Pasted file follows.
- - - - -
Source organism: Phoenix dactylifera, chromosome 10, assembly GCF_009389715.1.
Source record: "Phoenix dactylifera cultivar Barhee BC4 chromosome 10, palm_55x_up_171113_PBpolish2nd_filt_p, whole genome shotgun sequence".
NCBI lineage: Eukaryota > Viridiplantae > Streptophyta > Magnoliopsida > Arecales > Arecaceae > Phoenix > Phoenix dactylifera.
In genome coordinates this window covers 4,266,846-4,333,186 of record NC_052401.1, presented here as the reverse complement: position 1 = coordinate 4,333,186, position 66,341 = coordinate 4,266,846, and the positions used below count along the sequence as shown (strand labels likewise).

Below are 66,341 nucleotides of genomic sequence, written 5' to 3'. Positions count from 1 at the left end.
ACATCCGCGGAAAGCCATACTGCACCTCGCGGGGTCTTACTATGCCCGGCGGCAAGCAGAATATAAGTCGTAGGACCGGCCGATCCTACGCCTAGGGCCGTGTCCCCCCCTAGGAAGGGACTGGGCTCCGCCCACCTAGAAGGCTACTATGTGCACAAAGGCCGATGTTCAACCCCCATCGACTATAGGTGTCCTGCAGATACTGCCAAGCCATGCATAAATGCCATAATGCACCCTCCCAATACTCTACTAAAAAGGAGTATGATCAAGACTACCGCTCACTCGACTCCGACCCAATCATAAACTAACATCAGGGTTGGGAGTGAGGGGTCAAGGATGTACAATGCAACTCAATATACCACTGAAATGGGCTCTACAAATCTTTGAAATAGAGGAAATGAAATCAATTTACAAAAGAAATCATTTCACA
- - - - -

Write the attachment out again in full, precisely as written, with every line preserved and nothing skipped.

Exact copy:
Source organism: Phoenix dactylifera, chromosome 10, assembly GCF_009389715.1.
Source record: "Phoenix dactylifera cultivar Barhee BC4 chromosome 10, palm_55x_up_171113_PBpolish2nd_filt_p, whole genome shotgun sequence".
NCBI lineage: Eukaryota > Viridiplantae > Streptophyta > Magnoliopsida > Arecales > Arecaceae > Phoenix > Phoenix dactylifera.
In genome coordinates this window covers 4,266,846-4,333,186 of record NC_052401.1, presented here as the reverse complement: position 1 = coordinate 4,333,186, position 66,341 = coordinate 4,266,846, and the positions used below count along the sequence as shown (strand labels likewise).

Below are 66,341 nucleotides of genomic sequence, written 5' to 3'. Positions count from 1 at the left end.
ACATCCGCGGAAAGCCATACTGCACCTCGCGGGGTCTTACTATGCCCGGCGGCAAGCAGAATATAAGTCGTAGGACCGGCCGATCCTACGCCTAGGGCCGTGTCCCCCCCTAGGAAGGGACTGGGCTCCGCCCACCTAGAAGGCTACTATGTGCACAAAGGCCGATGTTCAACCCCCATCGACTATAGGTGTCCTGCAGATACTGCCAAGCCATGCATAAATGCCATAATGCACCCTCCCAATACTCTACTAAAAAGGAGTATGATCAAGACTACCGCTCACTCGACTCCGACCCAATCATAAACTAACATCAGGGTTGGGAGTGAGGGGTCAAGGATGTACAATGCAACTCAATATACCACTGAAATGGGCTCTACAAATCTTTGAAATAGAGGAAATGAAATCAATTTACAAAAGAAATCATTTCACA